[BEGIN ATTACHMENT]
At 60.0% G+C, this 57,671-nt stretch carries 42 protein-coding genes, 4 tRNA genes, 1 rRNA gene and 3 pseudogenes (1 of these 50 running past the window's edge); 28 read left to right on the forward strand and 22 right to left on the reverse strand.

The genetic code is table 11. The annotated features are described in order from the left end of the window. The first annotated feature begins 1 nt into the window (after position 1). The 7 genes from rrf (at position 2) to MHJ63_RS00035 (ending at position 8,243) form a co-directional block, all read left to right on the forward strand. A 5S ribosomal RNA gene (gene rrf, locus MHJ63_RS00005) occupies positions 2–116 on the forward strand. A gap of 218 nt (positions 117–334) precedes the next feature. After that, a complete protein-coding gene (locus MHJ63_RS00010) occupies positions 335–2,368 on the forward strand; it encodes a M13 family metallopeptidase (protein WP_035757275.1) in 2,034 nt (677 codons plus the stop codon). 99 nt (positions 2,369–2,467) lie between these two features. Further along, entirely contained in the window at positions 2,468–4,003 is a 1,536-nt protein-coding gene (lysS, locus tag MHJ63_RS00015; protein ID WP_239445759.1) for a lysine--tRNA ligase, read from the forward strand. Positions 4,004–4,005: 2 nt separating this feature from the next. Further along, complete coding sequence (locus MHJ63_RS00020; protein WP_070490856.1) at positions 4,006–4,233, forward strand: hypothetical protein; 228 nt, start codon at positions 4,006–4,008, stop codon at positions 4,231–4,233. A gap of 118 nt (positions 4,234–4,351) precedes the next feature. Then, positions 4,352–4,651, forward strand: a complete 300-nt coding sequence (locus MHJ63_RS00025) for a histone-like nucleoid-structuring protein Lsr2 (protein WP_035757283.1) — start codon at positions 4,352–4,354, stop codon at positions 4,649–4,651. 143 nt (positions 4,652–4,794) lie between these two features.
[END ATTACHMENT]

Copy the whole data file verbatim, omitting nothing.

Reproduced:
At 60.0% G+C, this 57,671-nt stretch carries 42 protein-coding genes, 4 tRNA genes, 1 rRNA gene and 3 pseudogenes (1 of these 50 running past the window's edge); 28 read left to right on the forward strand and 22 right to left on the reverse strand.

The genetic code is table 11. The annotated features are described in order from the left end of the window. The first annotated feature begins 1 nt into the window (after position 1). The 7 genes from rrf (at position 2) to MHJ63_RS00035 (ending at position 8,243) form a co-directional block, all read left to right on the forward strand. A 5S ribosomal RNA gene (gene rrf, locus MHJ63_RS00005) occupies positions 2–116 on the forward strand. A gap of 218 nt (positions 117–334) precedes the next feature. After that, a complete protein-coding gene (locus MHJ63_RS00010) occupies positions 335–2,368 on the forward strand; it encodes a M13 family metallopeptidase (protein WP_035757275.1) in 2,034 nt (677 codons plus the stop codon). 99 nt (positions 2,369–2,467) lie between these two features. Further along, entirely contained in the window at positions 2,468–4,003 is a 1,536-nt protein-coding gene (lysS, locus tag MHJ63_RS00015; protein ID WP_239445759.1) for a lysine--tRNA ligase, read from the forward strand. Positions 4,004–4,005: 2 nt separating this feature from the next. Further along, complete coding sequence (locus MHJ63_RS00020; protein WP_070490856.1) at positions 4,006–4,233, forward strand: hypothetical protein; 228 nt, start codon at positions 4,006–4,008, stop codon at positions 4,231–4,233. A gap of 118 nt (positions 4,234–4,351) precedes the next feature. Then, positions 4,352–4,651, forward strand: a complete 300-nt coding sequence (locus MHJ63_RS00025) for a histone-like nucleoid-structuring protein Lsr2 (protein WP_035757283.1) — start codon at positions 4,352–4,354, stop codon at positions 4,649–4,651. 143 nt (positions 4,652–4,794) lie between these two features.